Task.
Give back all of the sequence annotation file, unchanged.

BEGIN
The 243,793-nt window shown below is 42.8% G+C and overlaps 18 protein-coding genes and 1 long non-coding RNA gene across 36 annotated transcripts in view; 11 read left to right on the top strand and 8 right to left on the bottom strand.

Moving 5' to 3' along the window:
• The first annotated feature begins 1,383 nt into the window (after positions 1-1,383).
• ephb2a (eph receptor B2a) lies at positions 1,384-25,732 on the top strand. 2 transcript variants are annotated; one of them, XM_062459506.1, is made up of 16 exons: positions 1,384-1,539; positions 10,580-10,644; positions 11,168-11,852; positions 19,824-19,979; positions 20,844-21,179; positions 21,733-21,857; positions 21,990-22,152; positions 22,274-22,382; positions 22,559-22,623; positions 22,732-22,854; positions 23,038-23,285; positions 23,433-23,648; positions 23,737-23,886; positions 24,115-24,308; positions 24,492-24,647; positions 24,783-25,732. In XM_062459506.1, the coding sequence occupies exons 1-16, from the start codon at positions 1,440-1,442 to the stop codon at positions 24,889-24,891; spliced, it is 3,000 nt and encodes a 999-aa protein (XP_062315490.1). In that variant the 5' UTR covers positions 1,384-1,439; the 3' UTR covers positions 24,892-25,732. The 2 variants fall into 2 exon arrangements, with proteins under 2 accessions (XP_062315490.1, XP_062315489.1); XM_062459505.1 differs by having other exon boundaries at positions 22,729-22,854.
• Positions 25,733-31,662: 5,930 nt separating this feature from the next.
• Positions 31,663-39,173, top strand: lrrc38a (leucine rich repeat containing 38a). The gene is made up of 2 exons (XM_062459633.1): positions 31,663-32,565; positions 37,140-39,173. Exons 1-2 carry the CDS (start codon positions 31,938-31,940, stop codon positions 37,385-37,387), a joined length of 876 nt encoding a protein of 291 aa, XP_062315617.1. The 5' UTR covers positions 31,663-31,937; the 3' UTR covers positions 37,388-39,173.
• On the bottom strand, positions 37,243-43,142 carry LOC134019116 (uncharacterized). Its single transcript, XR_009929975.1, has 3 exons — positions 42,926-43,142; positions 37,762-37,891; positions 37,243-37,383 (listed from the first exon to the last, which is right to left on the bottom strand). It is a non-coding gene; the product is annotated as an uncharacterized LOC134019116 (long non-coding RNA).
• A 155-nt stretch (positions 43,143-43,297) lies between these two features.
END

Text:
The 243,793-nt window shown below is 42.8% G+C and overlaps 18 protein-coding genes and 1 long non-coding RNA gene across 36 annotated transcripts in view; 11 read left to right on the top strand and 8 right to left on the bottom strand.

Moving 5' to 3' along the window:
• The first annotated feature begins 1,383 nt into the window (after positions 1-1,383).
• ephb2a (eph receptor B2a) lies at positions 1,384-25,732 on the top strand. 2 transcript variants are annotated; one of them, XM_062459506.1, is made up of 16 exons: positions 1,384-1,539; positions 10,580-10,644; positions 11,168-11,852; positions 19,824-19,979; positions 20,844-21,179; positions 21,733-21,857; positions 21,990-22,152; positions 22,274-22,382; positions 22,559-22,623; positions 22,732-22,854; positions 23,038-23,285; positions 23,433-23,648; positions 23,737-23,886; positions 24,115-24,308; positions 24,492-24,647; positions 24,783-25,732. In XM_062459506.1, the coding sequence occupies exons 1-16, from the start codon at positions 1,440-1,442 to the stop codon at positions 24,889-24,891; spliced, it is 3,000 nt and encodes a 999-aa protein (XP_062315490.1). In that variant the 5' UTR covers positions 1,384-1,439; the 3' UTR covers positions 24,892-25,732. The 2 variants fall into 2 exon arrangements, with proteins under 2 accessions (XP_062315490.1, XP_062315489.1); XM_062459505.1 differs by having other exon boundaries at positions 22,729-22,854.
• Positions 25,733-31,662: 5,930 nt separating this feature from the next.
• Positions 31,663-39,173, top strand: lrrc38a (leucine rich repeat containing 38a). The gene is made up of 2 exons (XM_062459633.1): positions 31,663-32,565; positions 37,140-39,173. Exons 1-2 carry the CDS (start codon positions 31,938-31,940, stop codon positions 37,385-37,387), a joined length of 876 nt encoding a protein of 291 aa, XP_062315617.1. The 5' UTR covers positions 31,663-31,937; the 3' UTR covers positions 37,388-39,173.
• On the bottom strand, positions 37,243-43,142 carry LOC134019116 (uncharacterized). Its single transcript, XR_009929975.1, has 3 exons — positions 42,926-43,142; positions 37,762-37,891; positions 37,243-37,383 (listed from the first exon to the last, which is right to left on the bottom strand). It is a non-coding gene; the product is annotated as an uncharacterized LOC134019116 (long non-coding RNA).
• A 155-nt stretch (positions 43,143-43,297) lies between these two features.